Black Star's Campaign/Chapter 9

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CHAPTER IX

ORDERS AND LETTERS

THE forces of law and order would have been interested, that day, had they watched Mamie Blanchard continually.

When she entered the little cottage, she locked the door on the inside, hurried through the kitchen and into the basement, and entered the tunnel. She went through it quickly, reached the door in the alley wall, listened, opened it, slipped into the alley, and slammed the door shut again. That door could not be opened from the outside unless a person knew exactly how to do it.

Mamie Blanchard hurried through the alley to the street, engaged a taxicab, and drove to a certain hotel, where she ascended in the elevator and went directly to a suite. It was not the same hotel she had visited after telling Sheriff Kowen about the gambling house, but she found the same people there—a middle-aged woman and a middle-aged man.

"Well?" the man asked gruffly.

"Couldn't be better," said Mamie Blanchard.

"What happened?"

"I let him see me, and he took me to his office in the jail. Said he knew that I was a member of the Black Star's band, and threatened to put me in a cell if I didn't tell all I knew. I bluffed him, of course, and then he got the wise idea of letting me go and trailing me. You could almost see it sticking out on his forehead." Miss Blanchard stopped to laugh.

"Go on!" the man commanded.

"The sheriff and a deputy trailed me. When I got near the cottage, I began acting in a peculiar manner. I hurried inside, locked the door, and went out through the tunnel and the alley. At the corner, I saw the sheriff and his deputy still looking at the cottage."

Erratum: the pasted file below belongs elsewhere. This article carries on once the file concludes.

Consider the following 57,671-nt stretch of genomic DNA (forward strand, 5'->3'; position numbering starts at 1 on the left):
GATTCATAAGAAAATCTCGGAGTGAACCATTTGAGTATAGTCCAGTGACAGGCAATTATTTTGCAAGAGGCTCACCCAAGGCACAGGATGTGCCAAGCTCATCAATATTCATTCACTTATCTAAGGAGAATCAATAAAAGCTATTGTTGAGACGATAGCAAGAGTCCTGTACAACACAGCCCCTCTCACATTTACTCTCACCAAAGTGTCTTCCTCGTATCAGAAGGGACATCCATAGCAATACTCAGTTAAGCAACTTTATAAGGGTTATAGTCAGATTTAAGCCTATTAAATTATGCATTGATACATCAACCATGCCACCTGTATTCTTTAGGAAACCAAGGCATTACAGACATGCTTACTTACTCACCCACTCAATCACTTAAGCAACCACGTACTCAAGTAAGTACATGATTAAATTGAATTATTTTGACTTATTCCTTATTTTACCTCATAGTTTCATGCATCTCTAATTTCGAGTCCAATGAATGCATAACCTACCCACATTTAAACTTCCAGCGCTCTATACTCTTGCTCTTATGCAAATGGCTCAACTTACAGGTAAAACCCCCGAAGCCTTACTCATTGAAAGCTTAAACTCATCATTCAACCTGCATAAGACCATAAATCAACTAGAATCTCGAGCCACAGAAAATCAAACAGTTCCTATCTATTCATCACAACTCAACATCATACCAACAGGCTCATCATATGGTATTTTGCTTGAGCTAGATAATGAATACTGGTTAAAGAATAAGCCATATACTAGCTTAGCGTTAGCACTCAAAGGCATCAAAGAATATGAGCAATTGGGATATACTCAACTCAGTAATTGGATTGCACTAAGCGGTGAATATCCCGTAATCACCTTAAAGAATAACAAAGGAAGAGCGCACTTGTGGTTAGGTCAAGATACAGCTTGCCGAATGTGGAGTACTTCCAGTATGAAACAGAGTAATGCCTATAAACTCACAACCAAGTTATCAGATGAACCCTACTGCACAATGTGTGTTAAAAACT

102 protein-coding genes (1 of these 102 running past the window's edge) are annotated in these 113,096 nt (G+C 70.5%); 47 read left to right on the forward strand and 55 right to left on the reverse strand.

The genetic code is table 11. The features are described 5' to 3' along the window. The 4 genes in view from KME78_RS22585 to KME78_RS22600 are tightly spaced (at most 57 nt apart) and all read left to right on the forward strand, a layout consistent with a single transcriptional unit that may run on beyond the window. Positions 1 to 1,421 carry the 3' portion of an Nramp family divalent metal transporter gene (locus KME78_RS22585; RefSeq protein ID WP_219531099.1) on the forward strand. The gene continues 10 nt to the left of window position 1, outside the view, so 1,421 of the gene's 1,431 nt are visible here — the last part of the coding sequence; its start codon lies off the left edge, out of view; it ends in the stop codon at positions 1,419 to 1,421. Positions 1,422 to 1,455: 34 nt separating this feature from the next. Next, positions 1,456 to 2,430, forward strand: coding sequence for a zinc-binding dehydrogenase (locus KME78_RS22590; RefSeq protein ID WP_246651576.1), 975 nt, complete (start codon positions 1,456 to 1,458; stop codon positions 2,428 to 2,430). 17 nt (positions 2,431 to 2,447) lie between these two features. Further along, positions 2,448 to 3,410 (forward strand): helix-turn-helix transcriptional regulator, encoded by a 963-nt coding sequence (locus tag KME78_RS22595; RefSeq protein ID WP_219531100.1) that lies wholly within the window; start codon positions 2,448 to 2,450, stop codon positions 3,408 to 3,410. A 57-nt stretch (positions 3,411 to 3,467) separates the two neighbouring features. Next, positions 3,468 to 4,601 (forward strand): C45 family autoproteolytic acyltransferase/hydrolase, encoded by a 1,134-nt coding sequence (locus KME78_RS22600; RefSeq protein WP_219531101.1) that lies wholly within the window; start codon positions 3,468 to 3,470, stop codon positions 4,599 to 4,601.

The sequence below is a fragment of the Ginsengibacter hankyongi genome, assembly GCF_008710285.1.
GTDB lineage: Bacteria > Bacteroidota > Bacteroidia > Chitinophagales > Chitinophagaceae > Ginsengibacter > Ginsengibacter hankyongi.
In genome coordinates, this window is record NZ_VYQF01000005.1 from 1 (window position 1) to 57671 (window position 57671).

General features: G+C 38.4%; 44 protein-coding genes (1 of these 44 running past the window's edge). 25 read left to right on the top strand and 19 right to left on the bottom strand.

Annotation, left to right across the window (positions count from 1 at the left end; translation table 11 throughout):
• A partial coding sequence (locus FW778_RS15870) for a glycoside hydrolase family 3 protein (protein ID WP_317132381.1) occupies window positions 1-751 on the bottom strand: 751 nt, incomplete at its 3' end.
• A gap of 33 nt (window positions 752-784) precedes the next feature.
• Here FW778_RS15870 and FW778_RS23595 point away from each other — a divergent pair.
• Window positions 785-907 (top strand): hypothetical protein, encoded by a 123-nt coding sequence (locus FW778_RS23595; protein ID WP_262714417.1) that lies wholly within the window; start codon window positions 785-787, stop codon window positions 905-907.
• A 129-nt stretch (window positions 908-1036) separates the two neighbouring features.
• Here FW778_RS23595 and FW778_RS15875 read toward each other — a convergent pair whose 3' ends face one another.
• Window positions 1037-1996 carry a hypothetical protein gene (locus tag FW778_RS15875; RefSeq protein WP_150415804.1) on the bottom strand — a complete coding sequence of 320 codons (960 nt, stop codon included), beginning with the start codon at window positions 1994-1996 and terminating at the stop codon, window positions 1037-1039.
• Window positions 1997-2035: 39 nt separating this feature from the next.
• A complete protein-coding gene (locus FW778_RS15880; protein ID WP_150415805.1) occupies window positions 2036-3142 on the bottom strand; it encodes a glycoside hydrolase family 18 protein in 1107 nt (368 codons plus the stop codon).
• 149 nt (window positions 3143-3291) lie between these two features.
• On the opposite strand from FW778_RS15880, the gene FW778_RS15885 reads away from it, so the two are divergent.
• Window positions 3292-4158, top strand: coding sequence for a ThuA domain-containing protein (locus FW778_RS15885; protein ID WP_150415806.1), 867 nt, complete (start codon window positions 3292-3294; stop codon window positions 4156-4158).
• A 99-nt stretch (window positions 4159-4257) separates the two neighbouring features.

"Well, you did your part!" the man said. "Now we'll wait to learn whether the rest of the plan worked out."

They waited for half an hour. Then the telephone rang, and the man answered. When he hung up the receiver and turned away, he was grinning.

"It worked!" he said. "Number Ten has just reported. The sheriff sent for more men, and broke into the house. They found the basement room and read the orders, and they found the tunnel, too. Number Ten reports that the sheriff has gone to police headquarters."

"And that means," said Mamie Blanchard, "that there'll be half a hundred cops around that cottage to-night, and all the rest will be at the National Trust Company."

"Exactly! And while they are at the National Trust, we'll be looting the First National. That fake headquarters did the trick—just as the big boss said it would!"

"What now, Landers?" Miss Blanchard asked.

It was the first time she had spoken his name. Like herself, Landers had been in the Black Star's old organization, and now was one of the master criminal's shrewd lieutenants. He had helped organize the new band, and had engineered the Black Star's rescue.

"I must go and report," he said. "I'll report for you, too. You'd better stay pretty close to this suite for a few days. They'll be looking for you now, you know."

"I might as well be in jail as be a prisoner here," Mamie Blanchard pouted.

"It's orders!" Landers told her. "You'll be needed again soon, and needed badly."

Landers left the hotel, engaged a taxicab, and drove out along the river road until he came to a resort. He paid the chauffeur there, and walked along the shore, watching the bathers, acting like a prosperous man on a little holiday.

But after a time he left the resort and walked on along the road. He turned into a lane, when he was sure that he was not being observed, and approached a ramshackle farmhouse that was hidden in a grove.

Landers entered the house, went down a flight of steps to the basement, and stopped in a little room. There he put on a long black robe and his black mask, and touched a button. In the distance a bell tinkled. Then a buzzer sounded, and Landers opened the door and stepped into the Black Star's headquarters.

The master rogue was sitting at one end of the table. He got up and stepped to the nearest blackboard. Landers went to the one at the other end of the room, and picked up the chalk.

"Number One," he wrote.

"Countersign?" wrote the Black Star.

"Amboy."

"Report!" the Black Star wrote.

Landers turned to the blackboard and wrote rapidly.

"Sheriff decoyed to fake headquarters. Decoy escaped in manner planned. Sheriff broke in and found room in basement. Number Ten reported to me that everything was left as it was, and that sheriff went immediately to police headquarters."

"Good," wrote the Black Star.

"Any further orders?"

"Act to-night in accordance with the orders given you yesterday," the Black Star wrote. "That is all."